Want to Hike in Arizona? 5 Places You Must Visit

Hiking is great for your body and spirit. If you’re looking to build bone density, burn calories, and enjoy the benefits of sunlight and fresh air, Hike in Arizona can be extremely good for your health.

Pairing hiking with camping can make travel easier on your budget and give you great chances to thoroughly check out trails and campgrounds near you.

Antelope Canyon

The Upper Canyon Trail of Antelope Canyon offers beginners a terrific hike in Arizona. This hike is just a mile long, and the elevation gain is mild. If you’re comfortable with ladders, you can also take a ladder down into the Lower Canyon for a longer, tougher hike.

Be aware that you will need a guide to hike the slot canyons; in the event of rain, slot canyons can be dangerous. However, if you can manage the ladders, the images of this trek will stick with you forever.

Building up hiking strength is a skill that will take time. Consider investing in a pack that you can practice loading and carrying to build up your stamina. If you’re hiking solo on simpler trails, you may also want trekking poles to help you build upper body strength.

The time spent building up your core strength will help you carry more gear, which means that you can go a little further into the wilderness. If your intended hike recommends a guide, hire one to avoid getting lost.

Deadmans Pass Trail

The Sedona region offers great Hike in Arizona. Both Boynton Canyon and Long Canyon offer trailhead parking for access to Deadmans Pass Trail, and there is parking on the Mescal Trailhead.

Be aware that you will share this trail; there are hiking trails, equestrian trails, and mountain bike trails all through this region. Coconino National Forest is a terrific area to take a break from the desert heat.

This is a simpler trail for beginning hikers and is a connection between the Boynton Canyon Trail and the Long Canyon Trail, both of which are harder trails with greater elevation.

If you’re not accustomed to higher elevations, start on Deadmans and build up your tolerance for the thinner air. If you start to get a headache or feel terribly tired, stop, air your feet, and drink some water. Elevation sickness is nothing to mess with. Give your body time to adjust.

Tumamoc Hill

Terrific hiking trails surround the city of Tucson. The Hike in Arizona is a bit longer than Deadmans; the round trip on this hike is around three miles.

This trail is open at night, so you can get out after the sun is down and check out the city lights and the desert sky from the same trail. Fall is a great time to be on this trail. Tucson gets pretty hot in the summer!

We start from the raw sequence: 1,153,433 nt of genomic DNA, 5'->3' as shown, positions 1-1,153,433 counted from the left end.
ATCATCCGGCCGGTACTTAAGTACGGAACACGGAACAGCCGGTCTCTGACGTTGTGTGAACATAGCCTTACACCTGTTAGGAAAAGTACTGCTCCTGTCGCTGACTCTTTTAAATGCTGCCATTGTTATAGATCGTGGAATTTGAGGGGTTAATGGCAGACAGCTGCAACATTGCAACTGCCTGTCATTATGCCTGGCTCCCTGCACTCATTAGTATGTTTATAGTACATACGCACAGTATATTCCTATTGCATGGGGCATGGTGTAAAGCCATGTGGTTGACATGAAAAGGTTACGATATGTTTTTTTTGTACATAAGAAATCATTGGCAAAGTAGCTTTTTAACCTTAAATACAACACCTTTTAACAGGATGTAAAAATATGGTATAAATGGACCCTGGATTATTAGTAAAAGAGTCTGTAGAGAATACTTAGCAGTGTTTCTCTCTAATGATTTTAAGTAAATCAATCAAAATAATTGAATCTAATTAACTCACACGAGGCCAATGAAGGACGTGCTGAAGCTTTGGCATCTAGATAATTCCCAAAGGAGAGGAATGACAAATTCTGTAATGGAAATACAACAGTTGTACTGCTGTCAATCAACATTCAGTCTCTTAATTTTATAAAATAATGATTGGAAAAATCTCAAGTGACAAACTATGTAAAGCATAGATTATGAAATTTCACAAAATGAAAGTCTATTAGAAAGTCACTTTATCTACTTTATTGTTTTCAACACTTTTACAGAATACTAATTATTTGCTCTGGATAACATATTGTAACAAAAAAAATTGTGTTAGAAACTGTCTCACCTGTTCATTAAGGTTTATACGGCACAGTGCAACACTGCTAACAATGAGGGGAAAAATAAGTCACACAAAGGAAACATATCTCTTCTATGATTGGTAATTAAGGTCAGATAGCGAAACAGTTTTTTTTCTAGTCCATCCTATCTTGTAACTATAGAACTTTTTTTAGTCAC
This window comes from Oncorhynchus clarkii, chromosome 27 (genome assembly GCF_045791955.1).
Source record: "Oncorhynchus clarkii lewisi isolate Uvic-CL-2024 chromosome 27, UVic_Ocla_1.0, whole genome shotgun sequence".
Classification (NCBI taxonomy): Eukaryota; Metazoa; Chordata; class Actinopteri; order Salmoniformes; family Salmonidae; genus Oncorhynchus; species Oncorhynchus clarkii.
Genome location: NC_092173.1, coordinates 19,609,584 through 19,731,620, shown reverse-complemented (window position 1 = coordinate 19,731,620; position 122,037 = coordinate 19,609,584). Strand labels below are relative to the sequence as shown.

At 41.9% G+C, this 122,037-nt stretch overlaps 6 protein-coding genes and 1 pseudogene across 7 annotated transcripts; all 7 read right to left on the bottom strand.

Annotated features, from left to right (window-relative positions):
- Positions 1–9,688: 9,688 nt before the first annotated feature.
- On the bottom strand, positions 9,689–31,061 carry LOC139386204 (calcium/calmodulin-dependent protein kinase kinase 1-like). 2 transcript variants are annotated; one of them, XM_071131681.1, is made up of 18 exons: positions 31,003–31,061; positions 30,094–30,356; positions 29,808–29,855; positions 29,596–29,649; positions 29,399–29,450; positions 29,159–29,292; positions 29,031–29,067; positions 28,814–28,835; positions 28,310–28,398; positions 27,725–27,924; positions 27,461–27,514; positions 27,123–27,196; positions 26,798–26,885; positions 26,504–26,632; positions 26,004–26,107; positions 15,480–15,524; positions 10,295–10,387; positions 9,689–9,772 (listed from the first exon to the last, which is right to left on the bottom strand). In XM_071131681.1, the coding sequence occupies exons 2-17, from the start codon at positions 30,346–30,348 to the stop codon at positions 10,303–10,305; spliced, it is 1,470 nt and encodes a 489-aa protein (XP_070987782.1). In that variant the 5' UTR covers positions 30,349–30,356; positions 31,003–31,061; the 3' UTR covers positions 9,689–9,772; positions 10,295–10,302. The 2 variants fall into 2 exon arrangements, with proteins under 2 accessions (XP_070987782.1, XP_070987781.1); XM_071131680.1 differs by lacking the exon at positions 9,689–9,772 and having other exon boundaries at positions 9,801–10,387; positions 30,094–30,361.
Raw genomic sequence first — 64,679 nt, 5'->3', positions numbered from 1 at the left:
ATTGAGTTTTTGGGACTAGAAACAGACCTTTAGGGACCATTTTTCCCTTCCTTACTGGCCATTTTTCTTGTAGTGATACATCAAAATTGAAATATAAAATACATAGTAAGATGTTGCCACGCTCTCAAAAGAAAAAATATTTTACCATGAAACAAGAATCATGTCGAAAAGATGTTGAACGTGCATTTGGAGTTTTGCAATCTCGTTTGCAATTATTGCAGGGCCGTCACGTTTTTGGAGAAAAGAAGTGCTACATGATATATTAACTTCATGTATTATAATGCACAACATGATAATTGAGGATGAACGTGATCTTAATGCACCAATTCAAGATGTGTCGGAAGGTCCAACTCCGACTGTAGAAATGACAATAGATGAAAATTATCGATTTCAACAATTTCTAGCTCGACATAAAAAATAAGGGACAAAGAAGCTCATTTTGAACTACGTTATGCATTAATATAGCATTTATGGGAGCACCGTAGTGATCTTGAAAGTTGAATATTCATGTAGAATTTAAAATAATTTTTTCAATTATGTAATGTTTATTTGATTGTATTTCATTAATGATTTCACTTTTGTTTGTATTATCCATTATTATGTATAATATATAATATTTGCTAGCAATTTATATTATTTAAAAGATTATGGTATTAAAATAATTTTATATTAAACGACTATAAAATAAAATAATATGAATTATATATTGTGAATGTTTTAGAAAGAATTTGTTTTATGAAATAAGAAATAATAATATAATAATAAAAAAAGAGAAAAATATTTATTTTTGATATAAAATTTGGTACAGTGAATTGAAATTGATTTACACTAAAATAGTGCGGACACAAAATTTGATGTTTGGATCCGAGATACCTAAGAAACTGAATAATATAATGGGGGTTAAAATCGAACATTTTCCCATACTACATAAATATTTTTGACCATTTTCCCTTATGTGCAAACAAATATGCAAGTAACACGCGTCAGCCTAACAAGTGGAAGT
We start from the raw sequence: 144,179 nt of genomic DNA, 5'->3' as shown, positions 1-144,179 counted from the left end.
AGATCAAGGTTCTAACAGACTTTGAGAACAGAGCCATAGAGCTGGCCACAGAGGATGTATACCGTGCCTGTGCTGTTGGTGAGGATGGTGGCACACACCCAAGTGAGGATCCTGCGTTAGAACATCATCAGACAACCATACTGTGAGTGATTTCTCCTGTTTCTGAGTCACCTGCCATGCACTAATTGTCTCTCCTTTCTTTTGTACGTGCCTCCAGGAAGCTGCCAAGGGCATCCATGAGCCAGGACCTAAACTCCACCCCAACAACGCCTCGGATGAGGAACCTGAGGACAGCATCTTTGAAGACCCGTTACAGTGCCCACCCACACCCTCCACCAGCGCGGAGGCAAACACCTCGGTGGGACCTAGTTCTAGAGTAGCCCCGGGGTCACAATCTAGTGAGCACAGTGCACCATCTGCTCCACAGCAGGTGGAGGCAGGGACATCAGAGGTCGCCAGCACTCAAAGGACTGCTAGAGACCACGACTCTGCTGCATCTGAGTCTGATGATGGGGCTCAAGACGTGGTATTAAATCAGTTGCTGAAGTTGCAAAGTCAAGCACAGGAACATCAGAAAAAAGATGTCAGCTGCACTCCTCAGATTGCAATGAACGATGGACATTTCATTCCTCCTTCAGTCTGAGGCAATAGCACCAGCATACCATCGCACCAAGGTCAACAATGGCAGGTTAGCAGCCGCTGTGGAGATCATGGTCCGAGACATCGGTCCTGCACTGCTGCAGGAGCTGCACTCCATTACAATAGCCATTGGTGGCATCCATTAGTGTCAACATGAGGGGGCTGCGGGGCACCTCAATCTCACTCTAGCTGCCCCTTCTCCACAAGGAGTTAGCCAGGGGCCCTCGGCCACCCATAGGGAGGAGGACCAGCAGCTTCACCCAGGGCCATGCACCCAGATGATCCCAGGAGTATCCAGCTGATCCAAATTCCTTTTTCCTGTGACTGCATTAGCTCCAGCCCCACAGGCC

Winter in the desert can be deceptive. Things will cool down rapidly once the sun goes down, and if the wind comes up you may feel quite chilled on your evening hike. Make sure that you always carry

  • water and sunblock
  • fleece to hold heat to your skin as the weather cools
  • a windbreaker jacket if you get chilled
  • fresh socks and a blister kit

Staying hydrated is critical no matter the temperature. The combination of heat, wind, and elevation can lead to serious problems if your body loses too much fluid. When prepping for a desert height, try to avoid too much caffeine and alcohol, both of which can dehydrate you on the trail.

Piestewa Peak

Hikers near Phoenix will love Piestewa Peak. This trail is under 2 miles but is quite rocky and will take serious focus and require you to do some climbing.

Piestewa Peak is a great option if you’ve been hiking flat trails and are ready for a bigger challenge. Stop and study the signs to learn about native plants and animals.

Consider taking this Hike in Arizona with older children and bringing up a picnic. You will want to share the weight among adults and older children. This is a great time to start investing in sturdy hiking gear.

For example, if your older children are interested in rock climbing or boulder hopping, now is the time to invest in a soft pack that will snug down close to their center of gravity.

Such a pack will reduce the risk of bouncing as they move to avoid overloading their center of gravity. Hiking builds up your legs and your heart, but it also requires you to engage your core muscles. The right pack can allow you to hike longer and stay fed and watered.

Grand Canyon

The Rim to Rim Trail is a trek that people plan for and train for. It can take years to get strong enough to make this hike safely. You will need to carry in food, water, tents, sleeping bags, and pads.

Be aware that the weather can make this Hike in Arizona even more of a challenge; the North Rim trails can be shut down in the winter. Just to get a sense of scale, it takes about 5 hours to drive from the North Rim to the South Rim.

The hike will take you down over 14 miles to the Bright Angel Campground. This campground can get quite crowded, so book your sight in advance. You will want to gear up for this hike. Trekking poles will be necessary to avoid putting too much pressure on your knees.

Trekking poles can also be a great way to build up your upper body strength as you train for this hike. As you train for this hike, you will also enjoy the Bright Angels Trail, which travels from the South Rim to the Colorado River. You’ll want to train for this one as well; it’s a 19-mile hike!

Beginning and expert hikers can find wonderful hiking opportunities around the state of Arizona. Invest in good hiking gear, from trekking poles to packs to shoes and socks.

Always carry water, sunblock, sunglasses, and a hat. Watch the weather and work with professional guides to hike safely and enjoy the beauty of this amazing state!

Also Read:

Top Hiking Trails in US National Parks – How to Plan Your Next Trip

Physical and Mental Health Benefits Of Hiking

12 Hacks for Your Next Hiking Trip

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